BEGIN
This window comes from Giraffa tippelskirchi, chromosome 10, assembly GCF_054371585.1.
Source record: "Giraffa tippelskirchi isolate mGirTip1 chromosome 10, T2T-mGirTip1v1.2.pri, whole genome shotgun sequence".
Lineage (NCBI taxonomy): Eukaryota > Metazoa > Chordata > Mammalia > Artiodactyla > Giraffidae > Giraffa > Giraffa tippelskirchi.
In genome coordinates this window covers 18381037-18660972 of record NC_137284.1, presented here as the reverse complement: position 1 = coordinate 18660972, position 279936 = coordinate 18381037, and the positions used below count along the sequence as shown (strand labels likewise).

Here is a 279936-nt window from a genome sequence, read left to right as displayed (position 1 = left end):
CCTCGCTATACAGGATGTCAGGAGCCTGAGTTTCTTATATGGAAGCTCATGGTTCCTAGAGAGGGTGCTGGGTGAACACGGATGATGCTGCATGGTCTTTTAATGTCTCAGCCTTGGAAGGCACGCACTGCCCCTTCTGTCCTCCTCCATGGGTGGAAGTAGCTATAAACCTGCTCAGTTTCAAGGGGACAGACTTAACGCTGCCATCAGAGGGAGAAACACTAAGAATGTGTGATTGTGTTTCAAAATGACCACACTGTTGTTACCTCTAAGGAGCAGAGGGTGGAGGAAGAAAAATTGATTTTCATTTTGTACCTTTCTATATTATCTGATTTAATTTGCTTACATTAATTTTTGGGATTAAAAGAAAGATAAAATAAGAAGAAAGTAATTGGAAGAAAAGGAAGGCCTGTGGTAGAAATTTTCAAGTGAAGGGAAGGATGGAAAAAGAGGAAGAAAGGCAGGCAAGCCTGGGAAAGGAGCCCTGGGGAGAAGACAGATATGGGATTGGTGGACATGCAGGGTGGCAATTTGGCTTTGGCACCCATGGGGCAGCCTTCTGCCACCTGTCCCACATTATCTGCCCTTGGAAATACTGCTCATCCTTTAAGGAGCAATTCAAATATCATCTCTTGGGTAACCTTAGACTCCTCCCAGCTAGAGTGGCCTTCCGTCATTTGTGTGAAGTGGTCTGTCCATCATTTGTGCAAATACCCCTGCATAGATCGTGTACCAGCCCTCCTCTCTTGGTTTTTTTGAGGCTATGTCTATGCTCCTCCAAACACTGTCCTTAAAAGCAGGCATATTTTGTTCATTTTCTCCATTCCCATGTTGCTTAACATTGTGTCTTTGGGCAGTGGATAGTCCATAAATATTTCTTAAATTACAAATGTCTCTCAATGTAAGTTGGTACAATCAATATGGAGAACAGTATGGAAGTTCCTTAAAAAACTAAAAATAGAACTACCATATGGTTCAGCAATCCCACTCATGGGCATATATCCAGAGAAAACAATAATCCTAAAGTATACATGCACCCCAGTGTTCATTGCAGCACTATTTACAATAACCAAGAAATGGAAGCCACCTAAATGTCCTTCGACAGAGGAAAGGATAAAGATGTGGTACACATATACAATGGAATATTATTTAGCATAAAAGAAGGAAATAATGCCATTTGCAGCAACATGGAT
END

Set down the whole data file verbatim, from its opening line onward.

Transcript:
This window comes from Giraffa tippelskirchi, chromosome 10, assembly GCF_054371585.1.
Source record: "Giraffa tippelskirchi isolate mGirTip1 chromosome 10, T2T-mGirTip1v1.2.pri, whole genome shotgun sequence".
Lineage (NCBI taxonomy): Eukaryota > Metazoa > Chordata > Mammalia > Artiodactyla > Giraffidae > Giraffa > Giraffa tippelskirchi.
In genome coordinates this window covers 18381037-18660972 of record NC_137284.1, presented here as the reverse complement: position 1 = coordinate 18660972, position 279936 = coordinate 18381037, and the positions used below count along the sequence as shown (strand labels likewise).

Here is a 279936-nt window from a genome sequence, read left to right as displayed (position 1 = left end):
CCTCGCTATACAGGATGTCAGGAGCCTGAGTTTCTTATATGGAAGCTCATGGTTCCTAGAGAGGGTGCTGGGTGAACACGGATGATGCTGCATGGTCTTTTAATGTCTCAGCCTTGGAAGGCACGCACTGCCCCTTCTGTCCTCCTCCATGGGTGGAAGTAGCTATAAACCTGCTCAGTTTCAAGGGGACAGACTTAACGCTGCCATCAGAGGGAGAAACACTAAGAATGTGTGATTGTGTTTCAAAATGACCACACTGTTGTTACCTCTAAGGAGCAGAGGGTGGAGGAAGAAAAATTGATTTTCATTTTGTACCTTTCTATATTATCTGATTTAATTTGCTTACATTAATTTTTGGGATTAAAAGAAAGATAAAATAAGAAGAAAGTAATTGGAAGAAAAGGAAGGCCTGTGGTAGAAATTTTCAAGTGAAGGGAAGGATGGAAAAAGAGGAAGAAAGGCAGGCAAGCCTGGGAAAGGAGCCCTGGGGAGAAGACAGATATGGGATTGGTGGACATGCAGGGTGGCAATTTGGCTTTGGCACCCATGGGGCAGCCTTCTGCCACCTGTCCCACATTATCTGCCCTTGGAAATACTGCTCATCCTTTAAGGAGCAATTCAAATATCATCTCTTGGGTAACCTTAGACTCCTCCCAGCTAGAGTGGCCTTCCGTCATTTGTGTGAAGTGGTCTGTCCATCATTTGTGCAAATACCCCTGCATAGATCGTGTACCAGCCCTCCTCTCTTGGTTTTTTTGAGGCTATGTCTATGCTCCTCCAAACACTGTCCTTAAAAGCAGGCATATTTTGTTCATTTTCTCCATTCCCATGTTGCTTAACATTGTGTCTTTGGGCAGTGGATAGTCCATAAATATTTCTTAAATTACAAATGTCTCTCAATGTAAGTTGGTACAATCAATATGGAGAACAGTATGGAAGTTCCTTAAAAAACTAAAAATAGAACTACCATATGGTTCAGCAATCCCACTCATGGGCATATATCCAGAGAAAACAATAATCCTAAAGTATACATGCACCCCAGTGTTCATTGCAGCACTATTTACAATAACCAAGAAATGGAAGCCACCTAAATGTCCTTCGACAGAGGAAAGGATAAAGATGTGGTACACATATACAATGGAATATTATTTAGCATAAAAGAAGGAAATAATGCCATTTGCAGCAACATGGAT